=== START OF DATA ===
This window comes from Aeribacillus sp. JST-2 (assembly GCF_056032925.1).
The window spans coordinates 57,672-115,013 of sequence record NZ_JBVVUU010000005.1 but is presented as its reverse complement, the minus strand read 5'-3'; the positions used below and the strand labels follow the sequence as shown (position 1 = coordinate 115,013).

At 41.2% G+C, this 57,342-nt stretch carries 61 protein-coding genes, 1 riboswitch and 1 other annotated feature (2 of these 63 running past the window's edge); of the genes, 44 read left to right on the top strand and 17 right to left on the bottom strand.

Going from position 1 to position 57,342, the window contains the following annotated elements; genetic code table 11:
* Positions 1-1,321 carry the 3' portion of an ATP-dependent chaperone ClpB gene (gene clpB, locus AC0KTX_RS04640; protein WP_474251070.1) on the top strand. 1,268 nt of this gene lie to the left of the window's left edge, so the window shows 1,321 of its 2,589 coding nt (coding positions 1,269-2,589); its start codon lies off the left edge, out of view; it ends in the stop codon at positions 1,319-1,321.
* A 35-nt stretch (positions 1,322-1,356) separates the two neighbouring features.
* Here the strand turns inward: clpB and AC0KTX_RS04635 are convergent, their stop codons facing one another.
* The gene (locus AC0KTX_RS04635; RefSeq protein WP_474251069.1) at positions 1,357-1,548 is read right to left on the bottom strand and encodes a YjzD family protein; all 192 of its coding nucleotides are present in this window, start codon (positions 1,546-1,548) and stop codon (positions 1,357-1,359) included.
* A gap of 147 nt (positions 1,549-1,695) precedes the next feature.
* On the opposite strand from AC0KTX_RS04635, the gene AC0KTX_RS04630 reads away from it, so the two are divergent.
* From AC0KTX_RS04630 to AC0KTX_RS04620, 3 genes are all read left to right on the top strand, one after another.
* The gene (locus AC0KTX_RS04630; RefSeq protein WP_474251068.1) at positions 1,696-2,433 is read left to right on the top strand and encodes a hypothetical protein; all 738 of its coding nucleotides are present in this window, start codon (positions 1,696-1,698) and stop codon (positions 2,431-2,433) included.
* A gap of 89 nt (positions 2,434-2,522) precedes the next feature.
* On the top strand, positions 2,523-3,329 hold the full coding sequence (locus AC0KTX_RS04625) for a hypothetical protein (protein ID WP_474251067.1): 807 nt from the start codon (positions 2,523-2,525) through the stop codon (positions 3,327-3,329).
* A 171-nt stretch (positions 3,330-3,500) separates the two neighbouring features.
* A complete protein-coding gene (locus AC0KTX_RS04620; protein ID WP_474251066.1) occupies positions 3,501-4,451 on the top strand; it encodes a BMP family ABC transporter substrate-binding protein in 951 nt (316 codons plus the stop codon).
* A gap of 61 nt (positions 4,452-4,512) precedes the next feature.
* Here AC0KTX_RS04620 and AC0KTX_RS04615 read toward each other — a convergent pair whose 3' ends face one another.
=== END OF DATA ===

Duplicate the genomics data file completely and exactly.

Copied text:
This window comes from Aeribacillus sp. JST-2 (assembly GCF_056032925.1).
The window spans coordinates 57,672-115,013 of sequence record NZ_JBVVUU010000005.1 but is presented as its reverse complement, the minus strand read 5'-3'; the positions used below and the strand labels follow the sequence as shown (position 1 = coordinate 115,013).

At 41.2% G+C, this 57,342-nt stretch carries 61 protein-coding genes, 1 riboswitch and 1 other annotated feature (2 of these 63 running past the window's edge); of the genes, 44 read left to right on the top strand and 17 right to left on the bottom strand.

Going from position 1 to position 57,342, the window contains the following annotated elements; genetic code table 11:
* Positions 1-1,321 carry the 3' portion of an ATP-dependent chaperone ClpB gene (gene clpB, locus AC0KTX_RS04640; protein WP_474251070.1) on the top strand. 1,268 nt of this gene lie to the left of the window's left edge, so the window shows 1,321 of its 2,589 coding nt (coding positions 1,269-2,589); its start codon lies off the left edge, out of view; it ends in the stop codon at positions 1,319-1,321.
* A 35-nt stretch (positions 1,322-1,356) separates the two neighbouring features.
* Here the strand turns inward: clpB and AC0KTX_RS04635 are convergent, their stop codons facing one another.
* The gene (locus AC0KTX_RS04635; RefSeq protein WP_474251069.1) at positions 1,357-1,548 is read right to left on the bottom strand and encodes a YjzD family protein; all 192 of its coding nucleotides are present in this window, start codon (positions 1,546-1,548) and stop codon (positions 1,357-1,359) included.
* A gap of 147 nt (positions 1,549-1,695) precedes the next feature.
* On the opposite strand from AC0KTX_RS04635, the gene AC0KTX_RS04630 reads away from it, so the two are divergent.
* From AC0KTX_RS04630 to AC0KTX_RS04620, 3 genes are all read left to right on the top strand, one after another.
* The gene (locus AC0KTX_RS04630; RefSeq protein WP_474251068.1) at positions 1,696-2,433 is read left to right on the top strand and encodes a hypothetical protein; all 738 of its coding nucleotides are present in this window, start codon (positions 1,696-1,698) and stop codon (positions 2,431-2,433) included.
* A gap of 89 nt (positions 2,434-2,522) precedes the next feature.
* On the top strand, positions 2,523-3,329 hold the full coding sequence (locus AC0KTX_RS04625) for a hypothetical protein (protein ID WP_474251067.1): 807 nt from the start codon (positions 2,523-2,525) through the stop codon (positions 3,327-3,329).
* A 171-nt stretch (positions 3,330-3,500) separates the two neighbouring features.
* A complete protein-coding gene (locus AC0KTX_RS04620; protein ID WP_474251066.1) occupies positions 3,501-4,451 on the top strand; it encodes a BMP family ABC transporter substrate-binding protein in 951 nt (316 codons plus the stop codon).
* A gap of 61 nt (positions 4,452-4,512) precedes the next feature.
* Here AC0KTX_RS04620 and AC0KTX_RS04615 read toward each other — a convergent pair whose 3' ends face one another.